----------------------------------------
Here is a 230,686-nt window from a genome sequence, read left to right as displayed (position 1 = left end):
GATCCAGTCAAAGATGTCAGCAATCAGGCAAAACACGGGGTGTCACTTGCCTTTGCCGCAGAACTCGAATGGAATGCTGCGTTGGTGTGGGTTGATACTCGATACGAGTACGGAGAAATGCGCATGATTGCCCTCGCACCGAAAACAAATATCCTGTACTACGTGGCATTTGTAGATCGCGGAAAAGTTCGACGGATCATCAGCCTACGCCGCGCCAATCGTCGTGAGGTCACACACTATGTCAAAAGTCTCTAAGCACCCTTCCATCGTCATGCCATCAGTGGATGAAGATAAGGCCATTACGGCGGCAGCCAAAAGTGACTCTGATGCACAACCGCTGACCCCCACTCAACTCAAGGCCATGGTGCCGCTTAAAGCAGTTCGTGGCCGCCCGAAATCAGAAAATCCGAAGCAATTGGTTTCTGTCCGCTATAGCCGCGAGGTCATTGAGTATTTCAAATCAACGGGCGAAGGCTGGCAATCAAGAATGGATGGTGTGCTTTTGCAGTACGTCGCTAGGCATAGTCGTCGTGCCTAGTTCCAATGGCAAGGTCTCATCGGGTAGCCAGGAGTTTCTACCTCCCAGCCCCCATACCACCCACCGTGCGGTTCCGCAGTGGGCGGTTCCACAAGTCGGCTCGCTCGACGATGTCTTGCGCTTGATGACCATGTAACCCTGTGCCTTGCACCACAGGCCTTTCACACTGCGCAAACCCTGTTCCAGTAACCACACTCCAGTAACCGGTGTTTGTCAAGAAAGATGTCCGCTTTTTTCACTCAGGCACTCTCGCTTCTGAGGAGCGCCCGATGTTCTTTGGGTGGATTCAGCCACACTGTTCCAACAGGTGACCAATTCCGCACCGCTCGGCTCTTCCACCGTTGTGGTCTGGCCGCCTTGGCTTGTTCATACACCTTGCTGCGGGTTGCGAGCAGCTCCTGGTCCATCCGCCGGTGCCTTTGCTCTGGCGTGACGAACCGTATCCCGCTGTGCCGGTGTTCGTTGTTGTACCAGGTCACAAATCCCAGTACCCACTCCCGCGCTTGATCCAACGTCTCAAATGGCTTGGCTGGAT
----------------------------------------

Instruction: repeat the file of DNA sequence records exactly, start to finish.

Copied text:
Here is a 230,686-nt window from a genome sequence, read left to right as displayed (position 1 = left end):
GATCCAGTCAAAGATGTCAGCAATCAGGCAAAACACGGGGTGTCACTTGCCTTTGCCGCAGAACTCGAATGGAATGCTGCGTTGGTGTGGGTTGATACTCGATACGAGTACGGAGAAATGCGCATGATTGCCCTCGCACCGAAAACAAATATCCTGTACTACGTGGCATTTGTAGATCGCGGAAAAGTTCGACGGATCATCAGCCTACGCCGCGCCAATCGTCGTGAGGTCACACACTATGTCAAAAGTCTCTAAGCACCCTTCCATCGTCATGCCATCAGTGGATGAAGATAAGGCCATTACGGCGGCAGCCAAAAGTGACTCTGATGCACAACCGCTGACCCCCACTCAACTCAAGGCCATGGTGCCGCTTAAAGCAGTTCGTGGCCGCCCGAAATCAGAAAATCCGAAGCAATTGGTTTCTGTCCGCTATAGCCGCGAGGTCATTGAGTATTTCAAATCAACGGGCGAAGGCTGGCAATCAAGAATGGATGGTGTGCTTTTGCAGTACGTCGCTAGGCATAGTCGTCGTGCCTAGTTCCAATGGCAAGGTCTCATCGGGTAGCCAGGAGTTTCTACCTCCCAGCCCCCATACCACCCACCGTGCGGTTCCGCAGTGGGCGGTTCCACAAGTCGGCTCGCTCGACGATGTCTTGCGCTTGATGACCATGTAACCCTGTGCCTTGCACCACAGGCCTTTCACACTGCGCAAACCCTGTTCCAGTAACCACACTCCAGTAACCGGTGTTTGTCAAGAAAGATGTCCGCTTTTTTCACTCAGGCACTCTCGCTTCTGAGGAGCGCCCGATGTTCTTTGGGTGGATTCAGCCACACTGTTCCAACAGGTGACCAATTCCGCACCGCTCGGCTCTTCCACCGTTGTGGTCTGGCCGCCTTGGCTTGTTCATACACCTTGCTGCGGGTTGCGAGCAGCTCCTGGTCCATCCGCCGGTGCCTTTGCTCTGGCGTGACGAACCGTATCCCGCTGTGCCGGTGTTCGTTGTTGTACCAGGTCACAAATCCCAGTACCCACTCCCGCGCTTGATCCAACGTCTCAAATGGCTTGGCTGGAT